While you’re checking out the chess pieces – and the many other fantastic exhibits at the museum in Stornoway – why not pop into the adjacent Lews Castle? With a beautiful wooded setting, wonderful grounds to explore and a lovely cafe and shop, it makes for a great day out in the Hebridean capital. if you’re travelling into Stornoway by ferry, you’ll also get a lovely view of the castle as you arrive and leave!

Lews Castle

Lews Castle in Stornoway

Lews Castle Interior

One of the beautiful interior rooms

Lews Castle Grounds

The gorgeous grounds surrounding the castle

If a visit to Barra is on your Outer Hebrides travel itinerary, don’t miss a visit to the island’s airport, the only one in the world to have a beach runway used for scheduled flights. We spent a lovely couple of hours watching the morning flight arrive and leave again. Just make sure you don’t take a walk on the beach when the windsocks fly!

Barra Airport.JPG

The airport at Barra

We spent most of our time in the Hebrides wild camping (technically wild parking in a campervan) – but if you fancy trying out wild camping for the first time this is one place I’d definitely recommend. Thanks to Scotland’s outdoor access legislation, with a bit of common sense and manners you can wild camp in most Scottish locations, and with many village halls and community centres offering access to toilets and showers in return for a small charge or donation, it seemed to be something the Hebridean people actively encouraged. It all added up to a lovely experience and the feeling that tourists were not just tolerated, but welcome in this absolutely beautiful area. Why not try some wild camping for yourself on your holiday and enjoy a night out under starlit skies?


The type of view you might expect to wake up to on your travels

Wild Camping

Keeping up with the laundry

Even when we’re not spending lots of money on campsites on our holidays, we’re always happy to inject a little something into the local economies of the areas we visit. The Hebrides were no exception and we settled on purchasing some Harris Gin and the replica chess set I mentioned earlier. There are plenty of other locally made souvenirs such as the infamous Harris Tweed or beautiful Buth Bheag candles to tickle your fancy. You’re unlikely to come away from your visit empty handed (unless of course, you manage to polish off your bottle of the local stuff before you depart).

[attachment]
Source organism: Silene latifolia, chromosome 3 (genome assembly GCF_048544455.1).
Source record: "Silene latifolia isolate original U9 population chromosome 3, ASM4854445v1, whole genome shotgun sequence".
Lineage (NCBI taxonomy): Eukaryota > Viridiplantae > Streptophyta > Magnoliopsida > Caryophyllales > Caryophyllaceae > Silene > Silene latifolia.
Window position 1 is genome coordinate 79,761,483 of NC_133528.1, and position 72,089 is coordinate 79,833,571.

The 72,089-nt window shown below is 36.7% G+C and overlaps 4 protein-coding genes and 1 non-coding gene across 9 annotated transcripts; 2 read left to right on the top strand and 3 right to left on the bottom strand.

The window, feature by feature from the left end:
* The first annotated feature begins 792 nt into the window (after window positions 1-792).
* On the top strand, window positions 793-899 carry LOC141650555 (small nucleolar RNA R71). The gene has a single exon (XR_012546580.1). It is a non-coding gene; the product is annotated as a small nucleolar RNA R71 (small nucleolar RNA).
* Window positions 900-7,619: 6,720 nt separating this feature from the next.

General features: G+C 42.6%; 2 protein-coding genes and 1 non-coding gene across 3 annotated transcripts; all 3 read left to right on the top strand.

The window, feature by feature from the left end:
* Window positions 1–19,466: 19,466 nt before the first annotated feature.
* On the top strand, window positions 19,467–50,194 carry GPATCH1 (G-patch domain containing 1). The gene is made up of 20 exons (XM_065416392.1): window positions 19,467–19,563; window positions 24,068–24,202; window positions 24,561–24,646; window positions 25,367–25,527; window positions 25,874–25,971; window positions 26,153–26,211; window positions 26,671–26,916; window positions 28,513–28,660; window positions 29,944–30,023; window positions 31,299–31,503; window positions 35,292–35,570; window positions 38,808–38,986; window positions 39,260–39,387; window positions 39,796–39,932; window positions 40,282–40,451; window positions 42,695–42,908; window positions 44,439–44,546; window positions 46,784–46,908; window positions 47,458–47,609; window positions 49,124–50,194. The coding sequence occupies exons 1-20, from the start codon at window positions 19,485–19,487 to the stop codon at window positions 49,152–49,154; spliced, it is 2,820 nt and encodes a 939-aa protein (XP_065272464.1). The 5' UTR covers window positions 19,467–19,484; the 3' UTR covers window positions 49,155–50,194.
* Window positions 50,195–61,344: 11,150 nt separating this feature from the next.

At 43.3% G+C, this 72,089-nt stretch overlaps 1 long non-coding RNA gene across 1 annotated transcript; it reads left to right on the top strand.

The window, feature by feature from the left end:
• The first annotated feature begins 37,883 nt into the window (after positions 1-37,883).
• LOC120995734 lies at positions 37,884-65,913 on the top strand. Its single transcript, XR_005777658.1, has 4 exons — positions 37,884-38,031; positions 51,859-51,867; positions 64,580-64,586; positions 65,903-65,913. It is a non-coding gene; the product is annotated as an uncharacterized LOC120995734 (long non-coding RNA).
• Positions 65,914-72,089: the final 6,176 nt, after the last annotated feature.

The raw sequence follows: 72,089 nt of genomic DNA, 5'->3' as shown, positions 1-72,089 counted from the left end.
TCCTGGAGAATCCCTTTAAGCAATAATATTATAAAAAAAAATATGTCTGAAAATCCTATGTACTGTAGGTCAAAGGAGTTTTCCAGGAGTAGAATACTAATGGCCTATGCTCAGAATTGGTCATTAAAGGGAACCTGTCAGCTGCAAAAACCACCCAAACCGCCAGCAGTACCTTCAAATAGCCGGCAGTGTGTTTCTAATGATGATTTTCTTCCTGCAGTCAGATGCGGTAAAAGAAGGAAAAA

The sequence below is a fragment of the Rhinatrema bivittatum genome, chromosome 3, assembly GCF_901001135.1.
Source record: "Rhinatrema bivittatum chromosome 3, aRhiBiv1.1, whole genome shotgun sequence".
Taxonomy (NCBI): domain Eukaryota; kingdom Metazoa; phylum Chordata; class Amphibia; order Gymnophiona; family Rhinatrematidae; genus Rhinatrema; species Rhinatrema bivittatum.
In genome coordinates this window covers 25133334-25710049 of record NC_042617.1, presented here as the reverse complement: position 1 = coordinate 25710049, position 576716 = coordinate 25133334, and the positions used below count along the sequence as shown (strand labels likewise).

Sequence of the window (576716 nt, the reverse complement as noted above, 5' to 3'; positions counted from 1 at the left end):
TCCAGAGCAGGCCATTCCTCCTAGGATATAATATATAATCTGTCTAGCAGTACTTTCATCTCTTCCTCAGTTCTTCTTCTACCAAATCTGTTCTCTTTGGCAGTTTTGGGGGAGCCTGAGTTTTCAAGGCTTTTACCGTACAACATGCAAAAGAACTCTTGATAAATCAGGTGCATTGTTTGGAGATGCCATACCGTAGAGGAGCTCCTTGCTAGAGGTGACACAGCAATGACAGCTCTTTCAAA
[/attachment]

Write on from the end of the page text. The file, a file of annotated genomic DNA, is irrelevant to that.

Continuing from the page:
Harris Gin.JPG

My lovely bottle of Harris Gin

If you’re a book lover, you might be interested in reading Peter May’s ‘Lewis Trilogy’ on your holiday, a bestselling series following a Lewis-born detective sent back to his native island to investigate a murder. While you are in the Hebrides you can seek out many of the locations from the novels, such as the harbour at Port of Ness, and St Michael’s Roman Catholic Church in Eriskay (look out for the magnificent boat-shaped altar while you’re there). If you’re lucky, you might even meet some of the local stalwarts who inspired the characters in the books!

Peter May Book.JPG

The Blackhouse is the first book in the ‘Lewis Man’ Trilogy

Port of Ness.jpg

Port of Ness is a lovely spot on the location trail

Lewis Shieling

This shieling not far from Stornoway also features in the trilogy

Whatever you choose to do in the Hebrides, you’ll find a place that allows you the chance to recharge and unwind, to enjoy beautiful scenery, relax on deserted beaches, breathe in the fresh air and just take a moment to enjoy the peace and quiet. Whatever you do, I can guarantee that you’ll enjoy it. And whatever you do, I can guarantee your mind, body and spirit will thank you for a dose of Hebridean tender loving care.

Stornoway Nights.JPG

A summer evening near Stornoway

Uig Sunset.jpg

And relax!

Pin this post for later:

Outer Hebrides Pin.png

14 thoughts on “Ten Things to do on a Family Holiday to the Outer Hebrides

    • welliesontheschoolrun says:

      Oh it’s just lovely Susan, I’d really recommend it. There were plenty of things for the kids to do and as the weather was good we spent most of our time at beaches. I hope you get a chance to make a visit someday – I’m sure you’d enjoy x


  1. Suzanne W says:

    This post made me smile and feel so nostalgic. My parents have a home 🏡 on Tiree and these photos look identical. Aren’t the beaches incredible? We hokidayed there every year as children and took ours there 3 years ago. Lovely memories. What a fab post for anyone thinking of going. If you don’t mind the wind, there really is no place better 😊

    Liked by 1 person

Leave a Reply

Fill in your details below or click an icon to log in:

WordPress.com Logo

You are commenting using your WordPress.com account. Log Out / Change )

Twitter picture

You are commenting using your Twitter account. Log Out / Change )

Facebook photo

You are commenting using your Facebook account. Log Out / Change )

Google+ photo

You are commenting using your Google+ account. Log Out / Change )

Connecting to %s